Following the UK’s departure from the EU, the UK Government has been exploring ways to leverage its new regulatory freedoms. In particular, the life sciences sector has been a key Government priority. As early as January 2021, for example, the Government granted the MHRA powers to fast-track approvals for innovative medicines. More recently, two reports from Westminster bodies have proposed a new regulatory regime for so-called “nutraceuticals” (products that are part drug, part nutritional) to encourage investment.
Taskforce on Innovation, Growth and Regulatory Reform Report
On 16 June 2021, the UK’s Taskforce on Innovation, Growth and Regulatory Reform (“TIGRR”) published a report setting out their vision for the UK’s approach to regulation post-Brexit. In this report, TIGRR makes 120 recommendations covering three broad areas: a new UK regulatory framework based on core principles of UK law; specific regulatory reforms in high-growth sectors; and proposals for how these regulatory reforms could be delivered. The report focusses heavily on principles that the UK should adopt post-Brexit. The overarching theme of these ambitions is removing unnecessary regulatory burdens, boosting innovation and the UK’s long-term competitiveness, and a departure away from the EU model of regulation.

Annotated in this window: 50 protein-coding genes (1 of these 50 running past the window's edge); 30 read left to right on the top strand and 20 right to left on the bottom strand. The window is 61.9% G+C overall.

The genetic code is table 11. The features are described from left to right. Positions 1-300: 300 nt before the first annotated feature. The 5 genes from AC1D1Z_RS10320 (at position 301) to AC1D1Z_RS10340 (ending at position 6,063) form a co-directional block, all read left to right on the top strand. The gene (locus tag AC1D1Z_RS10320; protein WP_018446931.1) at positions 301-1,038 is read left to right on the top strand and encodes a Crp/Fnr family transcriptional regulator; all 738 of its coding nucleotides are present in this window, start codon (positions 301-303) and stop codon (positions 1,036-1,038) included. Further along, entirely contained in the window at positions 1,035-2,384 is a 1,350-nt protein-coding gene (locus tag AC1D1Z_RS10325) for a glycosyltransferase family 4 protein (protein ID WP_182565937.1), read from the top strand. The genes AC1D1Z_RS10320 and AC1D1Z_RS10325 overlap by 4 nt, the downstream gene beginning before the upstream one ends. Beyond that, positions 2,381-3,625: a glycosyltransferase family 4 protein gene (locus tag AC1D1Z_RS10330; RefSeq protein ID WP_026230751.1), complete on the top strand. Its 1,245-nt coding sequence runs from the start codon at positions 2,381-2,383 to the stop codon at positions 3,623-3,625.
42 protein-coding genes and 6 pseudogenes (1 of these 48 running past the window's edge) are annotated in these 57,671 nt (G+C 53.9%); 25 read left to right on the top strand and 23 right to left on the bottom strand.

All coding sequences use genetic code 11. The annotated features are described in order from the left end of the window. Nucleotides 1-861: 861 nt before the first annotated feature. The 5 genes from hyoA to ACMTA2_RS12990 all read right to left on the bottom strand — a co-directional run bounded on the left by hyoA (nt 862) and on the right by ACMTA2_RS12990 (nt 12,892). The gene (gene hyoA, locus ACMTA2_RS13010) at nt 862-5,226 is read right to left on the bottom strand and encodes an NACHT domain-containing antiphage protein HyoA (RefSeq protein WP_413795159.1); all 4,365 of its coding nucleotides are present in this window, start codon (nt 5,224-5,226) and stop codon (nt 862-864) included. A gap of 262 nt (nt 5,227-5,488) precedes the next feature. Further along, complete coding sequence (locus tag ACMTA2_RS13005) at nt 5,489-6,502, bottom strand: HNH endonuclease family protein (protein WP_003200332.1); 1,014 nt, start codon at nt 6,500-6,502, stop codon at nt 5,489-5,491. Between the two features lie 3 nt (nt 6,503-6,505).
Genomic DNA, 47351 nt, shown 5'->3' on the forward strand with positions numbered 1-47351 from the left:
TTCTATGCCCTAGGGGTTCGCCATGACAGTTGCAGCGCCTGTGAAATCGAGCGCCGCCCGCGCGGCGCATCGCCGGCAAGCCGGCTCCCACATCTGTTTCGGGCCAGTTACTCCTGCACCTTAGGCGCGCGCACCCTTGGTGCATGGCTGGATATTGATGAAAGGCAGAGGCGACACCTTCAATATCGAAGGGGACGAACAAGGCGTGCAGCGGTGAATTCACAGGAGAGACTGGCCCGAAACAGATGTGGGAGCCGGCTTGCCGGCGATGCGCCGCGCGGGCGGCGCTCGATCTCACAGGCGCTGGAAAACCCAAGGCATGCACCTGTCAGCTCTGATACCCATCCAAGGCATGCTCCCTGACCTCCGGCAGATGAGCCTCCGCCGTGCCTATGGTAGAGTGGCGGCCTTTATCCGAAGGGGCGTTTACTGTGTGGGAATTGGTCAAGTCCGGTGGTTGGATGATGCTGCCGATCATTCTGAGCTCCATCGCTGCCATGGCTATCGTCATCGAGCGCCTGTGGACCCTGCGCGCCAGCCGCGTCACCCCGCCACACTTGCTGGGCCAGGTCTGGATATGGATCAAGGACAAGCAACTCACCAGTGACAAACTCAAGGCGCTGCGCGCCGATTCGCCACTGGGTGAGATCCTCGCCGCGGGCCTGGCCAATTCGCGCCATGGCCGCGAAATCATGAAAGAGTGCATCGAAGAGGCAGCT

As part of the UK Government’s renewed scrutiny of current regulations, TIGRR’s report explores new possibilities for food and drug regulation post-Brexit. One of the report’s recommendations is to introduce a separate regulatory regime for nutraceuticals. TIGRR explains that a new pathway is necessary to fill the gap between food and pharmaceutical regulation and to help the fast-growing sector “realise its potential.” In particular, they propose fixing the current lack of a clear regulatory framework for assessing, verifying and authorizing medicinal claims for nutraceuticals.
All Party Parliamentary Group on Access to Medicines and Medical Devices Report
In July 2021, the growing need for separate nutraceutical regulation was highlighted again by the Parliamentary Group on Access to Medicines and Medical Devices. In a report, the group summarizes and comments on stakeholder views on potential improvements to the MHRA. Stakeholders proposed a licensing process review and a clearer regulatory framework for “nutri-foods.” The Parliamentary Group appears to agree, citing the similar calls made by TIGRR and the current backlog of borderline products for review, which it says stifles innovation.
These reports are significant as, beyond nutraceuticals, they more generally signal a departure away from the EU model of regulation for medicines, medical devices and borderline substances. The proposals also include adaptive approaches to medicines regulation and the use of artificial intelligence in healthcare. Industry should keep abreast of these developments and the opportunities they present, in particular for regulator, policy and corporate investments.
Covington lawyers have a well-established nutraceutical practice in the UK (e.g., R (otao Blue Bio) v MHRA) and the EU, having represented clients before the English courts and the European courts on borderline matters, and working with the appropriate regulators to agree appropriate branding and ingredients.